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What are we each entitled to in our divorce settlement?

What does the law say about how to split the house, how to share pensions and other assets, and how much maintenance is payable.

What steps can we take to reach a fair agreement?

The four basic steps to reaching an agreement on divorce finances are: disclosure, getting advice, negotiating and implementing a Consent Order.

What is a Consent Order and why do we need one?

A Consent Order is a legally binding document that finalises a divorcing couple's agreement on property, pensions and other assets.

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  • Ephelia
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19 Mar 08 #17223 by Ephelia
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I suspect you and I fundamentally agree with each other; I agree that if we are to live in peace in society we must have laws and they should only be changed in a lawful manner but...

As I understand it there are two ways to change the law: 1. putting a bill, or an amendment to a bill, through Parliament 2. challenging the law through the courts. I'm not brave enough to disobey a judge or a court order to produce evidence of my income but I'd applaud and support anyone who did because ultimately their actions may lead to a change in a law I believe to be unfair.

As for your example, you're right - if the ex who married a rich person still claimed 50% of the family home and left their first partner in a grave situation then it would be very, very unfair but as I see it you can't make laws on the basis of individual cases; I can think of reasons why it could be unfair to take a partner's income into account and I bet there are people on this site who could give examples from their personal circumstances that are as unfair as your example.

Laws have to be generic and I just think someone needs to work out a fairer formula than there is at present. Then we'd both be happy!

  • BVG
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19 Mar 08 #17232 by BVG
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  • wikivorce team
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19 Mar 08 #17239 by wikivorce team
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You need to change your signature to this:


if you want people to be able to click to yoru blog

  • juttabeck
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20 Mar 08 #17255 by juttabeck
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I am not sure whether I agree that it can be fair at all to take a partner's income into account - bear in mind I am looking at this from the perspective of the partner!

But, if you marry someone and you collect assets of, say £100k, during the marriage, then surely that is what should be split fairly? Why should one side be penalised becuase they are deemed to have found a "higher source of income" that is not their own? They should still be entitled to whatever percentage of the marital pot is deemed fair.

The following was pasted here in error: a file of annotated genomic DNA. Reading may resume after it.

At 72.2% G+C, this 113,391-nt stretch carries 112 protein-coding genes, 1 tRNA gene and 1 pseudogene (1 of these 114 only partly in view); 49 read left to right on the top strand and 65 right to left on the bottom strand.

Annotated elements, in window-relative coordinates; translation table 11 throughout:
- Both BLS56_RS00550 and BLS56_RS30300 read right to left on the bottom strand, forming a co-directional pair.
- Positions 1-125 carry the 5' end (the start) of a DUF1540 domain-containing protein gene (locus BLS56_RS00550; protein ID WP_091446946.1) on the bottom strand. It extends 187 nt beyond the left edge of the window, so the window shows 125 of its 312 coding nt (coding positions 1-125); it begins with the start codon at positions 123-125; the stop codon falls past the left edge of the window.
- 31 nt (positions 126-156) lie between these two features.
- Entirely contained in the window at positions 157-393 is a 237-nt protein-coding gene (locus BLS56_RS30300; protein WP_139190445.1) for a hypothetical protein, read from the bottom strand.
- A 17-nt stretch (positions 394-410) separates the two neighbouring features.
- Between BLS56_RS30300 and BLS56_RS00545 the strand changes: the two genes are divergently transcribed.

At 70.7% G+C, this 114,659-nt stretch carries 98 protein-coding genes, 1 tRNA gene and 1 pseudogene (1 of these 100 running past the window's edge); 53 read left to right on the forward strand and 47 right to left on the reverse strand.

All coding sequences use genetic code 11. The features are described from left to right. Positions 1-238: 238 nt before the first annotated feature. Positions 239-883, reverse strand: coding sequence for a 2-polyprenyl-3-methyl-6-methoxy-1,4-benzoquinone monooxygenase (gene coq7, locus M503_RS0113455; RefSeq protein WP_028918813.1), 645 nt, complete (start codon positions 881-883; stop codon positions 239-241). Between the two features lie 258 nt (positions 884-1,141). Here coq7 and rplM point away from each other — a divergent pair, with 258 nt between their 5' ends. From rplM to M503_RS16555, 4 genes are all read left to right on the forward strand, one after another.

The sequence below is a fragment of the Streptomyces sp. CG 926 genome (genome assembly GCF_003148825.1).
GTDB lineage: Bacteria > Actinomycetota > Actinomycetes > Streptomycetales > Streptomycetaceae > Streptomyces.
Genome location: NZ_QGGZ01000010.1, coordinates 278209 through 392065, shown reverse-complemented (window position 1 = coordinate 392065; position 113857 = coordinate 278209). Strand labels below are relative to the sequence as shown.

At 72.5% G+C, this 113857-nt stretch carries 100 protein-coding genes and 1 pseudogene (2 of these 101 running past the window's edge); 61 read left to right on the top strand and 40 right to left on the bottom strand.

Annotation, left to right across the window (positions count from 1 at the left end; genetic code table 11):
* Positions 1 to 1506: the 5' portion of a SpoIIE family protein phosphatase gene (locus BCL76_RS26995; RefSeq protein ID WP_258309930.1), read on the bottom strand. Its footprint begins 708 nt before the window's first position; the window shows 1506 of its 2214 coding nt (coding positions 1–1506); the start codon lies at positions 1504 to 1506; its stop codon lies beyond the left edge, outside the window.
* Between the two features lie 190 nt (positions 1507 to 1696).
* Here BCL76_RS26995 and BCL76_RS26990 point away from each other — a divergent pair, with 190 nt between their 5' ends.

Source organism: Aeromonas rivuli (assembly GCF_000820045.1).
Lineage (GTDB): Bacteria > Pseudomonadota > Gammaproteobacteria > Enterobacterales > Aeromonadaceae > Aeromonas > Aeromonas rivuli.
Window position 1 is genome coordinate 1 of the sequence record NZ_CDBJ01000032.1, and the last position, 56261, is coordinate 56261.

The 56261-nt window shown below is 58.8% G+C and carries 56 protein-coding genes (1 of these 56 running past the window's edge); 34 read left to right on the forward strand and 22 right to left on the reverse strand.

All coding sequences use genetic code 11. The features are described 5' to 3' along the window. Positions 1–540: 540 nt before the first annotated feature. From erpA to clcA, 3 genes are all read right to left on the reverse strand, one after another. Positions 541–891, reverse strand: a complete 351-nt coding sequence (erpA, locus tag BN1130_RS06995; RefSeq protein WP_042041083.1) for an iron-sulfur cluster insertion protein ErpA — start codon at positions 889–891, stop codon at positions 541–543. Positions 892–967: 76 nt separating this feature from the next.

Also, if someone has historically only earned £10k a year throughout their life, then they always will have been on the breadline, why should their standard of living be given a boost becuase of a new partner?

Having said that, I don't believe that people should be put in a sticky financial situation becuase of a divorce, but they are all free to find their own new partner, and if instead they choose to struggle for martyrdom (or whatever reason) by living on a single income, then that is their choice, and noone else should be penalised because of it.

If you award "bonuses" from the pot to those who would otherwise struggle, then they have no incentive to better themselves.

  • Fiona
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20 Mar 08 #17262 by Fiona
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People remain single for all sorts of reasons and I don't think an increase in income is a good reason to find their own new partner.

No doubt there are problems within the system, but it's a very sticky wicket when people decide they are right not to comply with the requirements of the courts. People need to work within the system the best they can.

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20 Mar 08 #17270 by juttabeck
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"People remain single for all sorts of reasons and I don't think an increase in income is a good reason to find their own new partner."

I just think it is a crying shame that some people decide to use the new relationships of others to make financial gain though - how is it different?

  • sexysadie
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20 Mar 08 #17283 by sexysadie
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I am not a new partner (though I used to be one) and I agree with Juttabeck on this. That someone else is sharing the bills should be taken into account, but nothing else beyond the needs of any children. Suppose the person without a new partner finds someone rich soon after the settlement? Is that fair? What is being split is the proceeds (or debts) of the marriage, and, once the children are taken into account, that is really the only thing that matters. Of course you are nearer that situation in Scotland as regards pensions than we are in England.

I agree with Fiona that it is foolish to ignore court requirements, though.


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